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Best angle for intercooler ducting?

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Since this is an airflow question, I put it here, but if it's better suited elsewhere, feel free to move it, moderators. Anywho, it's regarding an intercooler that is slant mounted (we'll just say 60-degrees for simplicity's sake). I'm going to fab up some ducting/scooping to it and was wondering what the best angle for the bottom edge would be: parallel to the ground/airflow, or, parallel to the intercooler itself. I'm thinking in the 2nd case, it would better guide the air into the intercooler fins. Would this be a correct assessment?

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IMO, there isn't a good reason to angle an IC on a S30. After the air gets through the IC, if it can, it has to go through the radiator. It would be easier for the air to continue in the same direction. If the air doesn't get through the IC easily it could restrict the radiator airflow some, possibly causing it to run warm at speed. I over think the radiator as I'm in Az.

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On my 280ZX the IC is mounted vertically in front of the radiator with diffuser style ducting welded to it. The converging angle of the ducting is ~12 degrees which means that the duct opening is smaller than the IC.

 

According to the aero research I did if there is too much air ducted in then the air becomes turbulent and so reluctant to pass through the IC or radiator core, less air flowing straight will pass through the core more readily.

 

Thats the theory, in practice it all seems to work fine on my car.

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more space between the IC and radiator will cause turbulence, which will cause loss in air velocity and thus will inadequate cooling.

 

If you "really must" angle it, for whatever reason, angle the IC and radiator together.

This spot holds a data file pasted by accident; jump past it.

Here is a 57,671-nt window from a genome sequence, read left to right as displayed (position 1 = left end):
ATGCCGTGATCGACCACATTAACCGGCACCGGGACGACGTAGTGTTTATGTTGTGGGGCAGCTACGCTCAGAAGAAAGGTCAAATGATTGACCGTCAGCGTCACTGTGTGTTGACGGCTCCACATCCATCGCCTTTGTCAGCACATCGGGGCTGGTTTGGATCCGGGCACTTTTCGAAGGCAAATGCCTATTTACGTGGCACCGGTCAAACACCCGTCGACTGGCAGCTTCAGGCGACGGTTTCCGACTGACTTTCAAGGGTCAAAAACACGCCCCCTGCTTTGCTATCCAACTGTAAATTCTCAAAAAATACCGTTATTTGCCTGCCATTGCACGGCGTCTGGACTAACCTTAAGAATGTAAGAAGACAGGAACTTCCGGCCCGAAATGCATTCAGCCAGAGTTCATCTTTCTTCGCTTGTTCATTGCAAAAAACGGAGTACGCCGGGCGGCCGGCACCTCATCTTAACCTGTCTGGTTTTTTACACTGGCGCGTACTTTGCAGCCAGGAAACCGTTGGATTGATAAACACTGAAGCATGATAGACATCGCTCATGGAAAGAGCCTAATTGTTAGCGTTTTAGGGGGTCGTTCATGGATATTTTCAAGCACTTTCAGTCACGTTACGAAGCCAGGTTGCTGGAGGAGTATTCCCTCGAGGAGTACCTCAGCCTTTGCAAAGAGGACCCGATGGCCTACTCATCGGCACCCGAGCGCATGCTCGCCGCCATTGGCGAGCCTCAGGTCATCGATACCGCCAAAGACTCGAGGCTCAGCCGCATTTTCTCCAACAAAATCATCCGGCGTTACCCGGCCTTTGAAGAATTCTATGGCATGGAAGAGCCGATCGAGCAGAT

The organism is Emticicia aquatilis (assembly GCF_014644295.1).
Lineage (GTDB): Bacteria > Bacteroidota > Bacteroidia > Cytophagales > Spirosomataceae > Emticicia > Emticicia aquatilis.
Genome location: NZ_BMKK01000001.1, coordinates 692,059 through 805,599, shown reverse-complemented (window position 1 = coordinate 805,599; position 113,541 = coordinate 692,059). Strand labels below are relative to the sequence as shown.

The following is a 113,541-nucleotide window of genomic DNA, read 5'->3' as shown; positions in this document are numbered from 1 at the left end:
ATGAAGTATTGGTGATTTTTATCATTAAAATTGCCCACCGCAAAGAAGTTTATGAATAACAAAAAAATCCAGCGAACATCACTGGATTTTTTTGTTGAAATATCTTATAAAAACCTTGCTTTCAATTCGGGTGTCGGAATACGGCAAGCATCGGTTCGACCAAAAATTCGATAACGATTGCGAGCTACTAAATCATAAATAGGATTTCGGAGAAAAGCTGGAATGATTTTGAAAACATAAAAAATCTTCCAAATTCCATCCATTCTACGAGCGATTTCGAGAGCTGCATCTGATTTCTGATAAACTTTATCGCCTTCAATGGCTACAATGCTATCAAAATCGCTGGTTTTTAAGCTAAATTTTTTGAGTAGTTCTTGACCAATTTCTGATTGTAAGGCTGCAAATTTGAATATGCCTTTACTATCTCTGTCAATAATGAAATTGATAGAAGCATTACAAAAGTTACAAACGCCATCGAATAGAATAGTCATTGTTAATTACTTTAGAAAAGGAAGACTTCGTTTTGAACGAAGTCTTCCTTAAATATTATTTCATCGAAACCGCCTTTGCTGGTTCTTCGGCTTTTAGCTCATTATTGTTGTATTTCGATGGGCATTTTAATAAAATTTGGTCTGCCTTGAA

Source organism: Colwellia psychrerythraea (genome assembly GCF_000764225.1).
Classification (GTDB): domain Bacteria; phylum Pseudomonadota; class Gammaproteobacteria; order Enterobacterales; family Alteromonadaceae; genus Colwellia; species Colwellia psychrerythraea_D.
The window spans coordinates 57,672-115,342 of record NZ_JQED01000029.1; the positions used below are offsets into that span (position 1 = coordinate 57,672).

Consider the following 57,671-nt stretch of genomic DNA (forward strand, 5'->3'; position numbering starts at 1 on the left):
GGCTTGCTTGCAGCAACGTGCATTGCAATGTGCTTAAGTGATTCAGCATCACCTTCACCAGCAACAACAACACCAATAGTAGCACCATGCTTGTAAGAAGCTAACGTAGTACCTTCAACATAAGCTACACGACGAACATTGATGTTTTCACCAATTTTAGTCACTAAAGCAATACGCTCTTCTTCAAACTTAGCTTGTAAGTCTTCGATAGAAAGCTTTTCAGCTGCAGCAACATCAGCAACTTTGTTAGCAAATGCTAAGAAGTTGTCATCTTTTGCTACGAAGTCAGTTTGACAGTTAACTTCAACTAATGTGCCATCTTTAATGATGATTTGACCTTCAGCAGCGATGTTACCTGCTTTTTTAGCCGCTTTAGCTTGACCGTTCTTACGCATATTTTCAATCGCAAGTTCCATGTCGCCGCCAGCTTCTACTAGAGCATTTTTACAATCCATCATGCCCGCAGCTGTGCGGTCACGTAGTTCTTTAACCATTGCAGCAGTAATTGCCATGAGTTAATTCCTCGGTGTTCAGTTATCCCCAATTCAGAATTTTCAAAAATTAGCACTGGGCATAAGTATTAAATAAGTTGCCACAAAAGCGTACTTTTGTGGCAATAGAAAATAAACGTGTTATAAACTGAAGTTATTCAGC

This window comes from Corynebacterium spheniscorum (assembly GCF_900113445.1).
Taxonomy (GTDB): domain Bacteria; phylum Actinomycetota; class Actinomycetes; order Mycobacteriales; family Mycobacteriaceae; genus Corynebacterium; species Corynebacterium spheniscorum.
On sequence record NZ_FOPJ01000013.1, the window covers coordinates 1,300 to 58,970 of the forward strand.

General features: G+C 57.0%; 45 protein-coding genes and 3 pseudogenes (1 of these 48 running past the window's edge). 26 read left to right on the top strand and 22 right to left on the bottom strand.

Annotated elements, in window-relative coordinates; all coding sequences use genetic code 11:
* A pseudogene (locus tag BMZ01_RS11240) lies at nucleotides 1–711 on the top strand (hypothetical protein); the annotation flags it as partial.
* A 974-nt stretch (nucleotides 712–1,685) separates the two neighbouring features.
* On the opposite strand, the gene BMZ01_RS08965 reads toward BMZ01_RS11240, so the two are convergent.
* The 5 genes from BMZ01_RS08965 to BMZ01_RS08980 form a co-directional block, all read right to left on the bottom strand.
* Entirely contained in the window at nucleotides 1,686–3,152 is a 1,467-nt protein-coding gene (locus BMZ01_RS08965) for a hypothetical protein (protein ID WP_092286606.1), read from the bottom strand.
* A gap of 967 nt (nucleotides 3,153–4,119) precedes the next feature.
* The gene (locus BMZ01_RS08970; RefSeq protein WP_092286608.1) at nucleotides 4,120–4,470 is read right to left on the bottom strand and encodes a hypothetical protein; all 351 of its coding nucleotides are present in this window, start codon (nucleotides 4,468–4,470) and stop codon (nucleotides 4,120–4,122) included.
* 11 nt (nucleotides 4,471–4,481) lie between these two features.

I don't recommend it, unless you are already heavily modifying the frame.

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There isn't a best angle then. Air come in the front and goes through the IC.

 

I agree. Only reason why you would angle the IC is to lessen the amount of high pressure air that gets built up at speed. As far as efficiency goes, the normal mounting is the most efficient. The front is just a pocket for air and ruins the drag coefficient :P.

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As quoted in the HP book "Aerodynamics" authored by Forbes Aird (from pages 42 and 43):

 

Front-Mounted Cooler ...so it is obviously desirable to use as little as possible of both. To take best advantage of a small core area, however, demands passing a large mass of air through it. At the same time, to minimize the disturbance to external aerodynamics, it is advantageous to admit the cooling air through the smallest possible hole. Considered together, these factors favor a small inlet area followed by gradually expanding diffuser ahead of the core, to convert a small, high velocity stream into high pressure flow over the larger area of the core.

If the internal walls of this diffuser diverge too slowly, it will wind up longer than necessary. Not only is this inconvenient from the point of view of packaging, there will also be a penalty in friction drag because of the extra length. On the other hand, there is a limit to how rapidly the duct can expand without flow separation occurring. The optimum seems to be a duct that is about as long as the core is high, and an inlet area anywhere from one half to one sixth of the core area, depending on the design speed.